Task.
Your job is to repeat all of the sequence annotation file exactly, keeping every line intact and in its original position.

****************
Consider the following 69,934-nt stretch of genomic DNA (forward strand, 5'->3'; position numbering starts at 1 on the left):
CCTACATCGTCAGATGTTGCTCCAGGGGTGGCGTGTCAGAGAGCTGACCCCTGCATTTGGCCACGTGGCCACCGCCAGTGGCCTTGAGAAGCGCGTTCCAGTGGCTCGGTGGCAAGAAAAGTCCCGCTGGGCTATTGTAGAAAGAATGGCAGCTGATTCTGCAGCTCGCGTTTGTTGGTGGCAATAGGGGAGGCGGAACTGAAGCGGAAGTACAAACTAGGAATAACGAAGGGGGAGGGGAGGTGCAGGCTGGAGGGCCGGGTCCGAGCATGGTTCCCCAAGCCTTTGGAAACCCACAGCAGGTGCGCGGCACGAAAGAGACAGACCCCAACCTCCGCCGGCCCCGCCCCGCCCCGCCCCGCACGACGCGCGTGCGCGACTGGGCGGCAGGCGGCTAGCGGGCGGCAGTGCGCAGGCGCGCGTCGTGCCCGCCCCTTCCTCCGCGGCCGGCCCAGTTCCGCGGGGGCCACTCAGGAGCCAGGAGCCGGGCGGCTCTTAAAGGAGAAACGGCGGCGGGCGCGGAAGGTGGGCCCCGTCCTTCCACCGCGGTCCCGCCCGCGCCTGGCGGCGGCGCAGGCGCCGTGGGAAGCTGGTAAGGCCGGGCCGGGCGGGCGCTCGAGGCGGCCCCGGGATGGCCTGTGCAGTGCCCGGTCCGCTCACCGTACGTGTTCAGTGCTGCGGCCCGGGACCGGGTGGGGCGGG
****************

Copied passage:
Consider the following 69,934-nt stretch of genomic DNA (forward strand, 5'->3'; position numbering starts at 1 on the left):
CCTACATCGTCAGATGTTGCTCCAGGGGTGGCGTGTCAGAGAGCTGACCCCTGCATTTGGCCACGTGGCCACCGCCAGTGGCCTTGAGAAGCGCGTTCCAGTGGCTCGGTGGCAAGAAAAGTCCCGCTGGGCTATTGTAGAAAGAATGGCAGCTGATTCTGCAGCTCGCGTTTGTTGGTGGCAATAGGGGAGGCGGAACTGAAGCGGAAGTACAAACTAGGAATAACGAAGGGGGAGGGGAGGTGCAGGCTGGAGGGCCGGGTCCGAGCATGGTTCCCCAAGCCTTTGGAAACCCACAGCAGGTGCGCGGCACGAAAGAGACAGACCCCAACCTCCGCCGGCCCCGCCCCGCCCCGCCCCGCACGACGCGCGTGCGCGACTGGGCGGCAGGCGGCTAGCGGGCGGCAGTGCGCAGGCGCGCGTCGTGCCCGCCCCTTCCTCCGCGGCCGGCCCAGTTCCGCGGGGGCCACTCAGGAGCCAGGAGCCGGGCGGCTCTTAAAGGAGAAACGGCGGCGGGCGCGGAAGGTGGGCCCCGTCCTTCCACCGCGGTCCCGCCCGCGCCTGGCGGCGGCGCAGGCGCCGTGGGAAGCTGGTAAGGCCGGGCCGGGCGGGCGCTCGAGGCGGCCCCGGGATGGCCTGTGCAGTGCCCGGTCCGCTCACCGTACGTGTTCAGTGCTGCGGCCCGGGACCGGGTGGGGCGGG